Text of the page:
This is a skewed claim as nobody can prove those losses. You don’t have the money to buy their stuff, so you download. Labels and studios seem to think that, if those people would be unable to download a miracle would occur and money would as if by magic appear on their accounts.
    Someone should finally show the legal system the mafia practices record labels have been forcing down artists and consumers’ throats to get rich.
    And didn’t they make their fortunes by releasing music, starting almost 100 years ago, in a time when copyright laws didn’t exist and they filled their bank accounts to the brim. Then, to protect “their” music, they invented the copyright system…
    Me, I’m willing to pay for the music I buy, as long as I’m sure the money goes to the artist and not to some cigar-munching honcho who sucks his artists dry til the bone…

    By JimmyJump on Sep 13, 2014

  6. I own a copy of everything Led Zeppelin have released, bought with my hard earned cash, if I then choose to download a audience recording of a concert from 1968 or 1969 how is this possibly stealing ?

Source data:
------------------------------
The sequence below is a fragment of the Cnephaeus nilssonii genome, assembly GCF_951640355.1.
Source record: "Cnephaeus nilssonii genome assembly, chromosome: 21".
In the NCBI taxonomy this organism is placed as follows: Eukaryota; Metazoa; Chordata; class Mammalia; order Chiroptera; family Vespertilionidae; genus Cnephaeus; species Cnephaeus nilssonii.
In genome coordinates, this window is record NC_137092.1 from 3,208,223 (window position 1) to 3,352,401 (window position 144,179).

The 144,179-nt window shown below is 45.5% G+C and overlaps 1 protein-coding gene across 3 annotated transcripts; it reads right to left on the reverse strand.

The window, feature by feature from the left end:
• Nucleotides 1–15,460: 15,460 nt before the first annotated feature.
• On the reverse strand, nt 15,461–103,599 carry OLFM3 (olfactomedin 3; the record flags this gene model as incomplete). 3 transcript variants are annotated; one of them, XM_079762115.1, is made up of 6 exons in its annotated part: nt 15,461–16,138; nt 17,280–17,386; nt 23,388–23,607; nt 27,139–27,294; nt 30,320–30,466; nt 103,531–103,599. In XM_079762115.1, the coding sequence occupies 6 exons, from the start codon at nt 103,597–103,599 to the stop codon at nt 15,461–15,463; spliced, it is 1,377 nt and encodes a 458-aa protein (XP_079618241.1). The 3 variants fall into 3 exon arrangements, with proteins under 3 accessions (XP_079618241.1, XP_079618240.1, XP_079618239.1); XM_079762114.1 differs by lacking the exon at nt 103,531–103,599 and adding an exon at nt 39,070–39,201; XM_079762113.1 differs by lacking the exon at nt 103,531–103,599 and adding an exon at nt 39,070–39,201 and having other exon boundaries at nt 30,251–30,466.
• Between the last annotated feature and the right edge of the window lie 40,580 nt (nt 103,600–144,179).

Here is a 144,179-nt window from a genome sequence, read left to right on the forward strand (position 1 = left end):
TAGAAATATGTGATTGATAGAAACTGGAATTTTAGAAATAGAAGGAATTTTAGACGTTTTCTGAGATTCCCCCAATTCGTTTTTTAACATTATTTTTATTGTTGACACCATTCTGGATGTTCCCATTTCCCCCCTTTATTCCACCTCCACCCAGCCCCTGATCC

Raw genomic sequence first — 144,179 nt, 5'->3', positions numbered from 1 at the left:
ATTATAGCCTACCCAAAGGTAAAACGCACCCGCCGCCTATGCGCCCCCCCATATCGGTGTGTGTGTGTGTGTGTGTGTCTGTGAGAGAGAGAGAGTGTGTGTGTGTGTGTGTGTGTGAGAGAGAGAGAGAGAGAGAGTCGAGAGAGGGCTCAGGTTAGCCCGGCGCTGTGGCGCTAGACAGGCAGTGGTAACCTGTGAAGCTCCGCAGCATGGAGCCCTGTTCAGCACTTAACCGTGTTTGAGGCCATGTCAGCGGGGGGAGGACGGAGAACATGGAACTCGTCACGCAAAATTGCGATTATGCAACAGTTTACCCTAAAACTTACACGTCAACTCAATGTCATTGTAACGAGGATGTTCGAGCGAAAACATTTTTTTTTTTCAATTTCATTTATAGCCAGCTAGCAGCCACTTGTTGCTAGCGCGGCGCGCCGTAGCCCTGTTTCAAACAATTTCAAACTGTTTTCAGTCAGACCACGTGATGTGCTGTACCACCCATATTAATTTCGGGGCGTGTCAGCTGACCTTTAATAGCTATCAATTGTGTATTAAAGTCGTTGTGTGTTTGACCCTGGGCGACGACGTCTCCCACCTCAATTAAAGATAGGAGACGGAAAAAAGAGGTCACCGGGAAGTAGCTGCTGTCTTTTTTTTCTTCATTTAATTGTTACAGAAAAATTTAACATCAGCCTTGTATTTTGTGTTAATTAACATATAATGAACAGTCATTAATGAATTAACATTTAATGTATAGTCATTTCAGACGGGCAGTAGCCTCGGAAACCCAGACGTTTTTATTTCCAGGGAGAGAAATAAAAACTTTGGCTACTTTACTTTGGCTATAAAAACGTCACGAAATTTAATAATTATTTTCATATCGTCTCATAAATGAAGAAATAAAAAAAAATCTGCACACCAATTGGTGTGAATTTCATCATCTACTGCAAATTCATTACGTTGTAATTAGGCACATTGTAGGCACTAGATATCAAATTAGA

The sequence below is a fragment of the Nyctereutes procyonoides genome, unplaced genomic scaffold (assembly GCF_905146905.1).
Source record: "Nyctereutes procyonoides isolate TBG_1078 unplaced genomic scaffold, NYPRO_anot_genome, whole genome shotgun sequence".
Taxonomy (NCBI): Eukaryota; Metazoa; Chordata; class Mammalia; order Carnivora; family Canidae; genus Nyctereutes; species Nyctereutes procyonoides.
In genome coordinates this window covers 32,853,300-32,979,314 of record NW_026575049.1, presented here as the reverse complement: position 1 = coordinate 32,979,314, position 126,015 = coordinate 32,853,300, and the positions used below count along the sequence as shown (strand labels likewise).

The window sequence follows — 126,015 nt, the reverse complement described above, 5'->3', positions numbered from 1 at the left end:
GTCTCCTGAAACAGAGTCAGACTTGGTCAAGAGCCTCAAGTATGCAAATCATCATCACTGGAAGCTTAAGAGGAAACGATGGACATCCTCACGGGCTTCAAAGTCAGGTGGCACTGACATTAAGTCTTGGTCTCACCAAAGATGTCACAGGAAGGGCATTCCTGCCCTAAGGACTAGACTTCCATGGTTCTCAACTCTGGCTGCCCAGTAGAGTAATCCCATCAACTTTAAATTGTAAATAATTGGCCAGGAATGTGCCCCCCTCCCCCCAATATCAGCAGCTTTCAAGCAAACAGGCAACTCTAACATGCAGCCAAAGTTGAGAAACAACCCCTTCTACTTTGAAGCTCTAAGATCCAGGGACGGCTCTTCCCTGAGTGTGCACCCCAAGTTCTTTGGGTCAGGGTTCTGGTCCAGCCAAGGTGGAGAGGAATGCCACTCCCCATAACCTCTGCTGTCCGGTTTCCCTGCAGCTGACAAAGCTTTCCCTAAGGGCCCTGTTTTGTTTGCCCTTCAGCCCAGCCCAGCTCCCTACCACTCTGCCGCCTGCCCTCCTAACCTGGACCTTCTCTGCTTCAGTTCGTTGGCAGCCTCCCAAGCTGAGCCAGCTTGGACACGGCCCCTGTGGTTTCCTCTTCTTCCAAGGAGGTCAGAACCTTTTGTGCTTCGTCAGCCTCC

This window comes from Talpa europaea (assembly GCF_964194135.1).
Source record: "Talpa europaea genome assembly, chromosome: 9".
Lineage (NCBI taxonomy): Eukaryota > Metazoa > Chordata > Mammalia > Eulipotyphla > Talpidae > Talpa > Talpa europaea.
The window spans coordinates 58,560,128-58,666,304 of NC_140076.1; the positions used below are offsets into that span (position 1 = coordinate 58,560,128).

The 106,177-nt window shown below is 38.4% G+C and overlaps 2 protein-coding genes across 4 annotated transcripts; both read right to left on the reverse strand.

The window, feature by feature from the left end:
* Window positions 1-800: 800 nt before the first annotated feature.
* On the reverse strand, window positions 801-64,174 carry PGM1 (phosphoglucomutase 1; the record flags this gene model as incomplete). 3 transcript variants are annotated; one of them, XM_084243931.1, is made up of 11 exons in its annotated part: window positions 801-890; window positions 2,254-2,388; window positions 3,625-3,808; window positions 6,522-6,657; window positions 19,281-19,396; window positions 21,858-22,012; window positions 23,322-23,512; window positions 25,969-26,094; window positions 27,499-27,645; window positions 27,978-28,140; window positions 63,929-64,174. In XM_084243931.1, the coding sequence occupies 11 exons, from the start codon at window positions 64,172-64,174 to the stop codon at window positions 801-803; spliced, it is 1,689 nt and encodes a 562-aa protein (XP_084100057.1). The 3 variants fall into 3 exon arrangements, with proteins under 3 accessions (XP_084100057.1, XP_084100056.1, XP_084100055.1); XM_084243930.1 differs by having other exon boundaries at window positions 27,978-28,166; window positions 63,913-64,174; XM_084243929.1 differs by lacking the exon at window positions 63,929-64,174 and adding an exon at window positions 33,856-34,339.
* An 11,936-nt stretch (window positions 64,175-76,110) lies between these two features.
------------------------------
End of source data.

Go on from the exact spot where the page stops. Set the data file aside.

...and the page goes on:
If at a later date, the band decide to release soundboards of other concerts, I will no doubt buy them but until then, why should they object to fans wanting to own concerts that may never ever see the light of day, they suffer no financial loss, the music is shared freely by fans, I can’t imagine that any of the surviving members of the band are strapped for cash. The last re re re release of Led Zep 1 retails for over £30 at my local store (guess who bought it) and contains the original lp and a bootleg concert from 1969.
    It does seem greedy of the band to have released it in this way and at that price, but I guess the business called ’show’ is about making money, money, money.

    By GMAL on Sep 18, 2014